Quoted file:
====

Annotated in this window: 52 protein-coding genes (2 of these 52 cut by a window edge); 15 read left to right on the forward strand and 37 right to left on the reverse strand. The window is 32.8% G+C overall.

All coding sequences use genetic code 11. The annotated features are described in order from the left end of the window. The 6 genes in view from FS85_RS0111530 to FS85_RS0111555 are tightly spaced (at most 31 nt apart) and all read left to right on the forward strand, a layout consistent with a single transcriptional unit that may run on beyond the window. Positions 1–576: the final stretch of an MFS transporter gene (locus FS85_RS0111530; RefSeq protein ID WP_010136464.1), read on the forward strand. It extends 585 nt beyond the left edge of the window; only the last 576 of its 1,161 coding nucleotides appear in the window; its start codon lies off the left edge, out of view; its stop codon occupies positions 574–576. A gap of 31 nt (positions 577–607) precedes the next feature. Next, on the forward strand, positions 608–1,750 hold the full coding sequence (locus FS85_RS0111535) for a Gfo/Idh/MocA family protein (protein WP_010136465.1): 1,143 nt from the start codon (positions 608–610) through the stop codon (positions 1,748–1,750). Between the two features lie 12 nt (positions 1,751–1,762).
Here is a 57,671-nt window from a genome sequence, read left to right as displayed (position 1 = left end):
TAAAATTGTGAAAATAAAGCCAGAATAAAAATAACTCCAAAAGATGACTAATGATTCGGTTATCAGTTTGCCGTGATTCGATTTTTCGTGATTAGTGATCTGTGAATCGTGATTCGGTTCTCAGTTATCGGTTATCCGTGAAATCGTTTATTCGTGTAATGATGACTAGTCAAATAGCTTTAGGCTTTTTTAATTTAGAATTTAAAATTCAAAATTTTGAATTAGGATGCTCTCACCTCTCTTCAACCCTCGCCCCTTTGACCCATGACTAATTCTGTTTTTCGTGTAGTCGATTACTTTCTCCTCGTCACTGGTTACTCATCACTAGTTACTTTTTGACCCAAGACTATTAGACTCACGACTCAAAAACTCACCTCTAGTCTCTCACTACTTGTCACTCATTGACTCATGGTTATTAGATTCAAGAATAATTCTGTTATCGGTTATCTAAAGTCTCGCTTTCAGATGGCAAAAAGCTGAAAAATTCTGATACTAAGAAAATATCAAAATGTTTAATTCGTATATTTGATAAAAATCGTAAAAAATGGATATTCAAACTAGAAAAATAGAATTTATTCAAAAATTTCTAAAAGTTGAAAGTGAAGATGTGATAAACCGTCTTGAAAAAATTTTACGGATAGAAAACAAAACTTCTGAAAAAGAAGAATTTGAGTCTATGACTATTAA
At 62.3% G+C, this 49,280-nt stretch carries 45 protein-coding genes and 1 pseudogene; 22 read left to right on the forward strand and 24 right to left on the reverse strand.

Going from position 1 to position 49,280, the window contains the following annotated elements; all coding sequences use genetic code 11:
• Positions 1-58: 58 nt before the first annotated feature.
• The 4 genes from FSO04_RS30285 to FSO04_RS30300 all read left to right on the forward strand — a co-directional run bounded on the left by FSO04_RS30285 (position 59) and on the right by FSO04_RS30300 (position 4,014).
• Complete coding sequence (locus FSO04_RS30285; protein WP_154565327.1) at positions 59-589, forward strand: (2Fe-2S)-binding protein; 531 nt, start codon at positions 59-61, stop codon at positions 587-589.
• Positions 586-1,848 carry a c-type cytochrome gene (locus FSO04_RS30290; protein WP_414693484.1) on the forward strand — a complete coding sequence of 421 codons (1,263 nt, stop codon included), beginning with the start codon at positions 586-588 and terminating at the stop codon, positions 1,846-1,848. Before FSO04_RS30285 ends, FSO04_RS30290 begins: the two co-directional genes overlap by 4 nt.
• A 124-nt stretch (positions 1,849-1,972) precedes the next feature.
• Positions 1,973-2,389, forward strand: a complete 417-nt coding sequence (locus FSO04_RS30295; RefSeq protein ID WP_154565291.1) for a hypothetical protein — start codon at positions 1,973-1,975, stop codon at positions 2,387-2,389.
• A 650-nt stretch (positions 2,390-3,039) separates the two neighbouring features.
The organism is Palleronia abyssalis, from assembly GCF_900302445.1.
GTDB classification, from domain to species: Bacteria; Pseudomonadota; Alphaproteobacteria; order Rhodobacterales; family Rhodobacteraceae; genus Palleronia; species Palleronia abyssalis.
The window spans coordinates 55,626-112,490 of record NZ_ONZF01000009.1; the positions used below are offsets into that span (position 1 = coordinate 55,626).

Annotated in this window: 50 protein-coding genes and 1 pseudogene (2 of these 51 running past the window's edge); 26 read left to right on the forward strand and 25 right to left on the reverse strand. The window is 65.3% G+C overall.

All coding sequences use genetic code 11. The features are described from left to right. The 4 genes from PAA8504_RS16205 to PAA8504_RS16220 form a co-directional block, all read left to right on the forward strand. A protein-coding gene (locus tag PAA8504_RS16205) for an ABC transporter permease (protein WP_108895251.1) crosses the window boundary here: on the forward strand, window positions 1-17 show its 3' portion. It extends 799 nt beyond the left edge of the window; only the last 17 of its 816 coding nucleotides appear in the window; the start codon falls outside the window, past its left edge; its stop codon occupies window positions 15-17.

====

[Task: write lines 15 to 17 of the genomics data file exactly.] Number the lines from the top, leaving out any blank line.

GTDB classification, from domain to species: Bacteria; Pseudomonadota; Alphaproteobacteria; order Rhodobacterales; family Rhodobacteraceae; genus Palleronia; species Palleronia abyssalis.
The window spans coordinates 55,626-112,490 of record NZ_ONZF01000009.1; the positions used below are offsets into that span (position 1 = coordinate 55,626).

Annotated in this window: 50 protein-coding genes and 1 pseudogene (2 of these 51 running past the window's edge); 26 read left to right on the forward strand and 25 right to left on the reverse strand. The window is 65.3% G+C overall.